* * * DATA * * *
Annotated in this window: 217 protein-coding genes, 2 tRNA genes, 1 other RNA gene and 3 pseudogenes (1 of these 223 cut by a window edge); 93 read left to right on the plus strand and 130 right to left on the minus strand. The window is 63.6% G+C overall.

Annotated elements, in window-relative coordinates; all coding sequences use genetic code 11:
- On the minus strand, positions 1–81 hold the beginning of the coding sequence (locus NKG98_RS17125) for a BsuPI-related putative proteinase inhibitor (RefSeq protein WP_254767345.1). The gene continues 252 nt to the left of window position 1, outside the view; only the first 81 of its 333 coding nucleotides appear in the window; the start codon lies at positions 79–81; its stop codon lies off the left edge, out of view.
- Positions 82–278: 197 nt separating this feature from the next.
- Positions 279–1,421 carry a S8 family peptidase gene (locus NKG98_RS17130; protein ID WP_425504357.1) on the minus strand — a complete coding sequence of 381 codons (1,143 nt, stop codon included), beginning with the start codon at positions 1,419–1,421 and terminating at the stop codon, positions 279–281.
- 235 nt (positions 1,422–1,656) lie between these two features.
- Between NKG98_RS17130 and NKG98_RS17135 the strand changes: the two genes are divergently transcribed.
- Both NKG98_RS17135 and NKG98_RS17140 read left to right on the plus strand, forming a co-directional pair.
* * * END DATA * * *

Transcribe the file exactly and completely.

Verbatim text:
Annotated in this window: 217 protein-coding genes, 2 tRNA genes, 1 other RNA gene and 3 pseudogenes (1 of these 223 cut by a window edge); 93 read left to right on the plus strand and 130 right to left on the minus strand. The window is 63.6% G+C overall.

Annotated elements, in window-relative coordinates; all coding sequences use genetic code 11:
- On the minus strand, positions 1–81 hold the beginning of the coding sequence (locus NKG98_RS17125) for a BsuPI-related putative proteinase inhibitor (RefSeq protein WP_254767345.1). The gene continues 252 nt to the left of window position 1, outside the view; only the first 81 of its 333 coding nucleotides appear in the window; the start codon lies at positions 79–81; its stop codon lies off the left edge, out of view.
- Positions 82–278: 197 nt separating this feature from the next.
- Positions 279–1,421 carry a S8 family peptidase gene (locus NKG98_RS17130; protein ID WP_425504357.1) on the minus strand — a complete coding sequence of 381 codons (1,143 nt, stop codon included), beginning with the start codon at positions 1,419–1,421 and terminating at the stop codon, positions 279–281.
- 235 nt (positions 1,422–1,656) lie between these two features.
- Between NKG98_RS17130 and NKG98_RS17135 the strand changes: the two genes are divergently transcribed.
- Both NKG98_RS17135 and NKG98_RS17140 read left to right on the plus strand, forming a co-directional pair.